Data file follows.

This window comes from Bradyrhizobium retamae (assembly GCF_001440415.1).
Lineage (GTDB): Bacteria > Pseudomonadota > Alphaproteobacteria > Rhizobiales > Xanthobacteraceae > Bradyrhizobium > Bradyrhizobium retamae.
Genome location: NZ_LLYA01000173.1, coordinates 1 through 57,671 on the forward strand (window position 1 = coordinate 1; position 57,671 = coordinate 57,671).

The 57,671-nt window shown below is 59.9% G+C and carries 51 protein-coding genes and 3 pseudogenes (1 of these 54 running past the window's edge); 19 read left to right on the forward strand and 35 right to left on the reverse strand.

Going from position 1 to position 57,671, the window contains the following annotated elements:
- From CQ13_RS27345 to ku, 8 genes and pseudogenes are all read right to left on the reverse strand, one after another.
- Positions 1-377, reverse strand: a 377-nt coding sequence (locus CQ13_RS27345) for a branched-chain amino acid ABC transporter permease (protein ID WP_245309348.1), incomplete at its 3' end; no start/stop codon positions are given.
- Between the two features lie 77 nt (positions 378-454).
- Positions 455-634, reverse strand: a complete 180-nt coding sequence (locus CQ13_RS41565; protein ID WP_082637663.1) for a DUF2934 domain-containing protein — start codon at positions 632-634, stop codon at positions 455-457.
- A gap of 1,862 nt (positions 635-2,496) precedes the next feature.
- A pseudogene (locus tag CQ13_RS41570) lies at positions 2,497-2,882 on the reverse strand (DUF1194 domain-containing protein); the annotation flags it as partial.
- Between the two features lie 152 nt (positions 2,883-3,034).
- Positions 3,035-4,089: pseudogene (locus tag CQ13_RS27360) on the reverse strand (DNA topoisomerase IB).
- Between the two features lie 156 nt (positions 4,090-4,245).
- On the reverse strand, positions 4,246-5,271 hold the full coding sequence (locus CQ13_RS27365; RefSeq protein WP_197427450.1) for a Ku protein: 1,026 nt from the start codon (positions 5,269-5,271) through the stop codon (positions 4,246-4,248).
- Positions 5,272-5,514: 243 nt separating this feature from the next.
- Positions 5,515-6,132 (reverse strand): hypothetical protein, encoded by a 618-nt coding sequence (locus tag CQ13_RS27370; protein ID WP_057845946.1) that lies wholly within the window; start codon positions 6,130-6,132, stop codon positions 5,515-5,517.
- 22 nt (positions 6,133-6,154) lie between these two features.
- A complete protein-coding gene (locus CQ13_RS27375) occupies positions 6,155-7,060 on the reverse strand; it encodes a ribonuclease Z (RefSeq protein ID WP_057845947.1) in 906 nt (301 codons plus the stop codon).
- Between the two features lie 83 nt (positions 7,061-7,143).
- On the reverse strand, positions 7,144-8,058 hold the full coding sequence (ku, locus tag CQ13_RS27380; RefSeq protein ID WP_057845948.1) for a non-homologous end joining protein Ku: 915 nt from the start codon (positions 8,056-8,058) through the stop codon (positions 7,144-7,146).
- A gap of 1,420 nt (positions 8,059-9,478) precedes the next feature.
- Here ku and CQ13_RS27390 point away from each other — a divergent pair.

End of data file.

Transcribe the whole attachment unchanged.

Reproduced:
This window comes from Bradyrhizobium retamae (assembly GCF_001440415.1).
Lineage (GTDB): Bacteria > Pseudomonadota > Alphaproteobacteria > Rhizobiales > Xanthobacteraceae > Bradyrhizobium > Bradyrhizobium retamae.
Genome location: NZ_LLYA01000173.1, coordinates 1 through 57,671 on the forward strand (window position 1 = coordinate 1; position 57,671 = coordinate 57,671).

The 57,671-nt window shown below is 59.9% G+C and carries 51 protein-coding genes and 3 pseudogenes (1 of these 54 running past the window's edge); 19 read left to right on the forward strand and 35 right to left on the reverse strand.

Going from position 1 to position 57,671, the window contains the following annotated elements:
- From CQ13_RS27345 to ku, 8 genes and pseudogenes are all read right to left on the reverse strand, one after another.
- Positions 1-377, reverse strand: a 377-nt coding sequence (locus CQ13_RS27345) for a branched-chain amino acid ABC transporter permease (protein ID WP_245309348.1), incomplete at its 3' end; no start/stop codon positions are given.
- Between the two features lie 77 nt (positions 378-454).
- Positions 455-634, reverse strand: a complete 180-nt coding sequence (locus CQ13_RS41565; protein ID WP_082637663.1) for a DUF2934 domain-containing protein — start codon at positions 632-634, stop codon at positions 455-457.
- A gap of 1,862 nt (positions 635-2,496) precedes the next feature.
- A pseudogene (locus tag CQ13_RS41570) lies at positions 2,497-2,882 on the reverse strand (DUF1194 domain-containing protein); the annotation flags it as partial.
- Between the two features lie 152 nt (positions 2,883-3,034).
- Positions 3,035-4,089: pseudogene (locus tag CQ13_RS27360) on the reverse strand (DNA topoisomerase IB).
- Between the two features lie 156 nt (positions 4,090-4,245).
- On the reverse strand, positions 4,246-5,271 hold the full coding sequence (locus CQ13_RS27365; RefSeq protein WP_197427450.1) for a Ku protein: 1,026 nt from the start codon (positions 5,269-5,271) through the stop codon (positions 4,246-4,248).
- Positions 5,272-5,514: 243 nt separating this feature from the next.
- Positions 5,515-6,132 (reverse strand): hypothetical protein, encoded by a 618-nt coding sequence (locus tag CQ13_RS27370; protein ID WP_057845946.1) that lies wholly within the window; start codon positions 6,130-6,132, stop codon positions 5,515-5,517.
- 22 nt (positions 6,133-6,154) lie between these two features.
- A complete protein-coding gene (locus CQ13_RS27375) occupies positions 6,155-7,060 on the reverse strand; it encodes a ribonuclease Z (RefSeq protein ID WP_057845947.1) in 906 nt (301 codons plus the stop codon).
- Between the two features lie 83 nt (positions 7,061-7,143).
- On the reverse strand, positions 7,144-8,058 hold the full coding sequence (ku, locus tag CQ13_RS27380; RefSeq protein ID WP_057845948.1) for a non-homologous end joining protein Ku: 915 nt from the start codon (positions 8,056-8,058) through the stop codon (positions 7,144-7,146).
- A gap of 1,420 nt (positions 8,059-9,478) precedes the next feature.
- Here ku and CQ13_RS27390 point away from each other — a divergent pair.